Habitat selection and movement by spotted bass and shorthead redhorse downstream of a hydropeaking dam in Missouri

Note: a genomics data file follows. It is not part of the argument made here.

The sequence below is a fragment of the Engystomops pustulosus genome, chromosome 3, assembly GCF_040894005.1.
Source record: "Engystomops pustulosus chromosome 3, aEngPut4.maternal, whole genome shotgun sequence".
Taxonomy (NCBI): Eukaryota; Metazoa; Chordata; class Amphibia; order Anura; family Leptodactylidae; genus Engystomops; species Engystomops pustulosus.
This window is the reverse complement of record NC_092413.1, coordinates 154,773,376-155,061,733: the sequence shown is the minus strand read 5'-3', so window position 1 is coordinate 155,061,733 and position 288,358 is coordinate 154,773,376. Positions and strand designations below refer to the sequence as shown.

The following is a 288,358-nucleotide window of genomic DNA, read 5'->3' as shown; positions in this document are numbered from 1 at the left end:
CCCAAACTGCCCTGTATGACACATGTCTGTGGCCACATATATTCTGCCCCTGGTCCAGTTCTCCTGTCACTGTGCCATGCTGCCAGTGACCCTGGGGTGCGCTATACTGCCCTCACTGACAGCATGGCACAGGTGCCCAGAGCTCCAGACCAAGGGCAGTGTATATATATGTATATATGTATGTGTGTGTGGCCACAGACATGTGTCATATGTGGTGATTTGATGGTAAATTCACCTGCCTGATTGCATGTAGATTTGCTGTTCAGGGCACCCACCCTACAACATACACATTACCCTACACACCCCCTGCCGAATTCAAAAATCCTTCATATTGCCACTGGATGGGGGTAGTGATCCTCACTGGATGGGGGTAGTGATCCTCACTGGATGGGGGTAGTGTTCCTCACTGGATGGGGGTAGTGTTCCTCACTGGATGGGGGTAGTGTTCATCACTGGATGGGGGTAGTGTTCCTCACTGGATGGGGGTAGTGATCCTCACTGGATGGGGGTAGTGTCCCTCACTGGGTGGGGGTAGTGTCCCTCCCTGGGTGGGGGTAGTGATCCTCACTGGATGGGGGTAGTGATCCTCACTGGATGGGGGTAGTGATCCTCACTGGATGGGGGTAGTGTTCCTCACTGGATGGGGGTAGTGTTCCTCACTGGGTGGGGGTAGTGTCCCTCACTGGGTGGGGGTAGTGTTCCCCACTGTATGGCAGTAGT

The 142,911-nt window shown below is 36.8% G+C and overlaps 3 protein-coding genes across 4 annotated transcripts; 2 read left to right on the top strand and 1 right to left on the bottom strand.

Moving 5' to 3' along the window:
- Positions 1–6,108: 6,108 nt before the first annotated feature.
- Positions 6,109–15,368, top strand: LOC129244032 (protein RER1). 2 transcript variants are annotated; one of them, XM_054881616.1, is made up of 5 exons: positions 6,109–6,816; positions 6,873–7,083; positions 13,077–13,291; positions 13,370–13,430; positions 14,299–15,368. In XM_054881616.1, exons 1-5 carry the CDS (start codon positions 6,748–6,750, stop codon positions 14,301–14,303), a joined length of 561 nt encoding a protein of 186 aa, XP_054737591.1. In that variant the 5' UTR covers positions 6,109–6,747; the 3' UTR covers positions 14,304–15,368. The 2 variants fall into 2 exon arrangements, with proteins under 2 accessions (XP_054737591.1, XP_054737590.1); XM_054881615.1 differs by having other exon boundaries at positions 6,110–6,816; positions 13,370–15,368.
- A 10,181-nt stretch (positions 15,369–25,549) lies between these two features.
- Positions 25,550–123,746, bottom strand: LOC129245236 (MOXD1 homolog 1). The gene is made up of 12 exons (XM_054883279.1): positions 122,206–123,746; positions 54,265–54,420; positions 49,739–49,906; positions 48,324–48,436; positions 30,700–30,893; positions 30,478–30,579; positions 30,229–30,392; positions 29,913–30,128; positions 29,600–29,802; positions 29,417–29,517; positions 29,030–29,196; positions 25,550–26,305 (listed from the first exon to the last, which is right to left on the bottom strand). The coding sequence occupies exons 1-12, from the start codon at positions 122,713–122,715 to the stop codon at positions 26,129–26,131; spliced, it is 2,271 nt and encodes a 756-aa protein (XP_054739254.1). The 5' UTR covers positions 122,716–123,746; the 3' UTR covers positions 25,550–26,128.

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Flow alteration caused by hydropeaking dams may disrupt the natural flow regime and impact physical habitat and biological community, thus threatening the health of freshwater ecosystems. Life history strategies of fish evolved with their environments, including mobility to access habitats for feeding, spawning, refuge, and rearing. However, behavioral responses among species to artificially extreme flow and the influence of spatial and temporal scale, are not clearly understood. We used radio telemetry (from April 2016 to June 2017) to determine the habitat selection and daily and seasonal movement of two native fishes downstream of a hydropeaking dam on the Osage River, Missouri, where river stage may fluctuate up to 5 m daily. We selected two fishes from different habitat and spawning guilds, Spotted Bass (Micropterus punctulatus) and Shorthead Redhorse (Moxostoma macrolepidotum), that are common throughout the Midwestern United States and Canada and represent diverse life history strategies of riverine fishes. We used a Bayesian discrete choice analysis to determine seasonal and flow-related habitat selection and linear regression to evaluate predictors of movement rate of fishes. We determined flow to be "steady" or "fluctuating" based on the range of discharge measured during the 24-hour period prior to a fish location, where the threshold corresponded to minimum or maximum daily discharge being within (steady) or exceeding (fluctuating) 30% of the mean daily flow. Fluctuating flow corresponded to increased movement rate of Spotted Bass and Shorthead Redhorse and selection of slower velocity (<0.5 m/s) nearshore habitat by Spotted Bass. Shorthead Redhorse did not select specific velocity during fluctuating flow, yet used fast velocities (>1 m/s) during steady flow. Both Spotted Bass and Shorthead Redhorse selected moderate depth (1.5 - 4.0 m) with submerged cover during both steady and fluctuating flow. Spotted Bass movement rate peaked when 3-day average discharge was 500 m3/s, which occurred during consecutive days of hydropeaking or flood management at the dam. This discharge occurred or was exceeded during 25% of the study period, primarily during spring and summer, but did not occur during winter. Smaller adult Spotted Bass had greater movement rates than larger bass, whereas increased movement rate of Shorthead Redhorse was related to increased barometric pressure and Julian day. Both Spotted Bass and Shorthead Redhorse movement rates were greatest during spring (10 - 23[degrees]C) and differed among seasons. The mean longitudinal dispersal by Spotted Bass and Shorthead Redhorse was approximately 20 and 30 rkm, respectively, although 50% and 60% of Spotted Bass and Shorthead Redhorse, respectively, made movements between 5 and 91 rkm from the tagging location. Spotted Bass and Shorthead Redhorse selected similar habitats among steady and fluctuating flow regimes, however, both species responded to flow disturbance by moving more during fluctuating flow than during steady flow, presumably to relocate to suitable habitat. These effects occurred on a short timescale (10 hours to 3 days) and should be could be considered when informing ecologically-sustainable river management in highly flow-altered systems.
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